From bad to worst for Maple Leafs

It has taken 98 years of celebration and heartache, of angst, agony and jubilation, to reach this place in Maple Leaf history.

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Rock bottom.

Rock bottom from ownership, management, players — this has been a collective collapse of monumental hockey proportions. The sorriest season in 10 decades of Toronto hockey. The most embarrassing. The most ridiculous. The most immature. The hardest to explain or even comprehend.

In many ways, this is worse than the worst Leafs year in history, the 48-point season in 1984-85 that led to the drafting of Wendel Clark.

Bob McGill played defence for that troubled team.

“But it didn’t seem as gloomy as it does today,” said McGill, the Leafs TV commentator, who wasn’t aware that was the weakest Leaf season in history.

“I never knew that until you pointed it out, thanks — 48 points, that’s pretty disgraceful.”

The Leafs, since firing Randy Carlyle, have five wins in 27 games.

Five wins. Nineteen losses. Three of those extra points. Thirteen points in 27 games. That’s a 39-point pace.

That’s worse than any Leafs season since the 70-game season morphed over time into 82 games.


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McGill called the 48-point season pretty disgraceful. If that’s what that is, what has this season, under Peter Horachek, with the Leafs’ declining roster, with the lack of effort, with the explosions all around — the latest being the Nazem Kadri nonsense — been?

The Leafs are shutting down early. They played on Monday night with a defence of tryout players — Tim Erixon, the basically finished Eric Brewer and the callup Petter Granberg. They gave up 40 shots against. Again. They blew a 2-0 lead and a 3-1 lead at home. And they shrug, because, what else can they do at this point?

They look dispirited, play dispirited, and have all but thrown their coach of diminishing reputation under the bus.

This is a Leafs team full of blame. It is the media’s fault. It is the fans’ fault for throwing jerseys on the ice. It is everybody’s fault who discredits them. It is management’s fault — they didn’t build this team.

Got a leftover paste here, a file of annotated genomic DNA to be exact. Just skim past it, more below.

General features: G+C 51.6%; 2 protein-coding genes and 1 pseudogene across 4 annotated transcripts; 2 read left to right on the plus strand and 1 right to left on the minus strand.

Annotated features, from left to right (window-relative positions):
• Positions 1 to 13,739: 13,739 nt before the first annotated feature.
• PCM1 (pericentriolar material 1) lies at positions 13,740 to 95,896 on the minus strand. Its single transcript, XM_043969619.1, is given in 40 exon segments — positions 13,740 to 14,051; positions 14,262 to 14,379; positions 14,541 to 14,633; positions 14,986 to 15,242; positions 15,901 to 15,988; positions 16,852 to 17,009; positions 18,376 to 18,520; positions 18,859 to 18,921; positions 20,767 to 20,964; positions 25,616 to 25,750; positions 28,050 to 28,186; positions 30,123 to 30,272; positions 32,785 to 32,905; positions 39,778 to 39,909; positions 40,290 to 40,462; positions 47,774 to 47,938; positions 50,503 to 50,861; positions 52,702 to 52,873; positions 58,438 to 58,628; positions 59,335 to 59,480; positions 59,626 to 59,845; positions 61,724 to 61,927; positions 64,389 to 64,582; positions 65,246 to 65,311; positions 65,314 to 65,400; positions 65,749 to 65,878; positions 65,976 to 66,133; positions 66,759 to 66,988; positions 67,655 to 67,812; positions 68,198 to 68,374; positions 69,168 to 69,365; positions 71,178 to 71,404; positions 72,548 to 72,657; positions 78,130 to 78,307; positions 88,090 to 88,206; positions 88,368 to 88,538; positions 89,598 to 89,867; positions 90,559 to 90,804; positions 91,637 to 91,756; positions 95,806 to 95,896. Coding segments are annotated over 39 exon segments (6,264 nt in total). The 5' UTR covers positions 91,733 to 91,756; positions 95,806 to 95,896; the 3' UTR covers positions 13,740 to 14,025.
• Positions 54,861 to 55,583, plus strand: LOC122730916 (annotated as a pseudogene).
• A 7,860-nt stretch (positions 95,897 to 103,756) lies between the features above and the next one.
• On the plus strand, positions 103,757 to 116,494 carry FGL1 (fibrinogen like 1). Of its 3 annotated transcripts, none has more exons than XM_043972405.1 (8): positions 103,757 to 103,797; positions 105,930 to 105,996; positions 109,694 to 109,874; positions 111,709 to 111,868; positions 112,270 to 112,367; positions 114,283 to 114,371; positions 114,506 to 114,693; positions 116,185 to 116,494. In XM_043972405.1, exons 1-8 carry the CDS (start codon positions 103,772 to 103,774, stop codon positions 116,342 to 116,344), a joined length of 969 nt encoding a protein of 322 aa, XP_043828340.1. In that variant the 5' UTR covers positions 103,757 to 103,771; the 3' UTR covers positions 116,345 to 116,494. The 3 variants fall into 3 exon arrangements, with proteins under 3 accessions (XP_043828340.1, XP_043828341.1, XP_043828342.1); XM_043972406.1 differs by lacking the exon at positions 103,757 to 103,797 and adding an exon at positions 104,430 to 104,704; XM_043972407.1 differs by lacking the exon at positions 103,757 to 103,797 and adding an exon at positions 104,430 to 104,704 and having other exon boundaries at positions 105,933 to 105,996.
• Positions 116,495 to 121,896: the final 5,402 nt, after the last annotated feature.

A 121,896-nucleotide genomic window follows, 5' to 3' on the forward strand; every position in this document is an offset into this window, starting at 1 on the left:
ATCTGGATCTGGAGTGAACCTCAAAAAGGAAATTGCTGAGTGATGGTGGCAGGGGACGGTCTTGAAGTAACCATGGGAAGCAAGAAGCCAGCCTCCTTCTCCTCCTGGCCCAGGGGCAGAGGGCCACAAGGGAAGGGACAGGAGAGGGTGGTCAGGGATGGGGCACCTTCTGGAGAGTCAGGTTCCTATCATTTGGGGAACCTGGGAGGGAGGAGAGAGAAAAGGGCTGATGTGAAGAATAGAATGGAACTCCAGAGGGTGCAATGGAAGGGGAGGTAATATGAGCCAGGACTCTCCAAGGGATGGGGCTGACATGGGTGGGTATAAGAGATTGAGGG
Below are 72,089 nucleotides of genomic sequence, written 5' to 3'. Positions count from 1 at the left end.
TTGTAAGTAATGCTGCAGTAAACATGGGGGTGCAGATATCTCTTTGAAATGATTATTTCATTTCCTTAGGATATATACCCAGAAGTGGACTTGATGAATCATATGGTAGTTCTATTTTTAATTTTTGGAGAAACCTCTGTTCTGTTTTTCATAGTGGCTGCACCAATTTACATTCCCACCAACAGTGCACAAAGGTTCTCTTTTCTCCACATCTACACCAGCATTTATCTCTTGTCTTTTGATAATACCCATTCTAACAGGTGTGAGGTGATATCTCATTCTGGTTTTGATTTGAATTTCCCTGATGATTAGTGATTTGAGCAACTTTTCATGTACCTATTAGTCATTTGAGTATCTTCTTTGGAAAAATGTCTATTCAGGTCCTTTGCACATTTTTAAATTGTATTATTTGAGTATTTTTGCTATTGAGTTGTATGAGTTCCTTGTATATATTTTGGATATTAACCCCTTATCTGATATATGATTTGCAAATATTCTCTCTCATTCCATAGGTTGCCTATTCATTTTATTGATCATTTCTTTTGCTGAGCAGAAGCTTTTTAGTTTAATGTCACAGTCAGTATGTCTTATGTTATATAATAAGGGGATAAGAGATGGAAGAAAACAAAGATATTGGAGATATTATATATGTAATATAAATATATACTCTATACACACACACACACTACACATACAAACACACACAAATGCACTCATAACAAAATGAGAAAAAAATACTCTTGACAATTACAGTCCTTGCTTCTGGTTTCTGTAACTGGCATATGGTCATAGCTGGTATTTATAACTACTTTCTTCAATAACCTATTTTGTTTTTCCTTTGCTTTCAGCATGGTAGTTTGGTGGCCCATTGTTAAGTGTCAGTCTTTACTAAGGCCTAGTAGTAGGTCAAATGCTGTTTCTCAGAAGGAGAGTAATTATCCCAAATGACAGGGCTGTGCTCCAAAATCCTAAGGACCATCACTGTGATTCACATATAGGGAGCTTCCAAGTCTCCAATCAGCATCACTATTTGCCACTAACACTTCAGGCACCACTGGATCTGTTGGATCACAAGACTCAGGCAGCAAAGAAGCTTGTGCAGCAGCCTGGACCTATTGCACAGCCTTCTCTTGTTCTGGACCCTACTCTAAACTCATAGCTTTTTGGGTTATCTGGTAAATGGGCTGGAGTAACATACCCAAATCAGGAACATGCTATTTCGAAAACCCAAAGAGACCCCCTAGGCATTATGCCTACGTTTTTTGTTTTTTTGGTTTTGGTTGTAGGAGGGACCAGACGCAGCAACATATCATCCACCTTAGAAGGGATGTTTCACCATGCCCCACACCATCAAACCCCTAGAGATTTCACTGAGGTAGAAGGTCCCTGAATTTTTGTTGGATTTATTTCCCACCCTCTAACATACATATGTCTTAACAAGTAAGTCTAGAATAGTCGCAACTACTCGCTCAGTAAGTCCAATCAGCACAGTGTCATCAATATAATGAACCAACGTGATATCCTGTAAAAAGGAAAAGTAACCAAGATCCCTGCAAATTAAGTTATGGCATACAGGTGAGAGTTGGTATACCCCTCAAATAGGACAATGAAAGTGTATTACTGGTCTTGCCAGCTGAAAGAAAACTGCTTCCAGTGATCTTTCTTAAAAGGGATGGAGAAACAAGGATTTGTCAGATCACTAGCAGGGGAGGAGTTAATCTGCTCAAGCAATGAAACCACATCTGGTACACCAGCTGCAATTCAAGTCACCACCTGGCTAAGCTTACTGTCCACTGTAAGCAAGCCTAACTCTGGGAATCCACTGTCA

But it is never their fault.

Brendan Shanahan challenged them when Carlyle was fired and their response has been laughable. Dave Nonis challenged them after the trade deadline and this is what you get in return. Horachek has tried and failed to make them more responsible — and he tries to sell his brutal record as making progress.

Most of these Leafs will be in the NHL next season, playing somewhere, their contracts guaranteed.

But the coach — who will hire him? Who will want him after this? If the Leafs players truly want to be embarrassed about something, be embarrassed about the manner in which they have injured their coach in the process.

Just for being there, he deserved better. He deserved something and has basically gotten nothing for his trouble but the kind of record that you can’t sell anywhere.

Thirty-nine-point pace.

Missing the playoffs is nothing new for the Leafs. This will be their ninth straight 82-game season without qualifying for the post-season. But consider the difference of other years compared to this one.

They missed the playoffs garnering 90 points, 91, 83, 81, 74, 85, 80 and 84. Right now: A 71-point pace for the season that included Randy Carlyle. The movie gets worse as time goes on. The hope goes missing. The thought of playing — for yourself, for your fans, because it’s your profession — has gone missing in time.

When the Leafs had the worst record in team history, they had Tim Bernhardt as their first-string goalie, kids such as Ken Wregget and Allan Bester just starting out, Rick St. Croix also in the mix. They didn’t have Jonathan Bernier keeping them close, the way he kept it last night. They didn’t have anything like that at all.

“But we did have some hope,” said McGill. “We were in the old Norris Division in those days. Every team but one made the playoffs in the division. So even when it looked like we were out of it, we weren’t really that far out of it.

“It’s not the same now. There’s not a lot of hope around here right now.”

There’s not a lot of hope, emotion, belief. This team is unaware enough to get mad at the outsiders, but not themselves.

This is what happens when you hit rock bottom. You become numb. You become emotional. You lose your will. And you stop playing for a coach who has no future.

The word “disgraceful” works here. For everyone involved.



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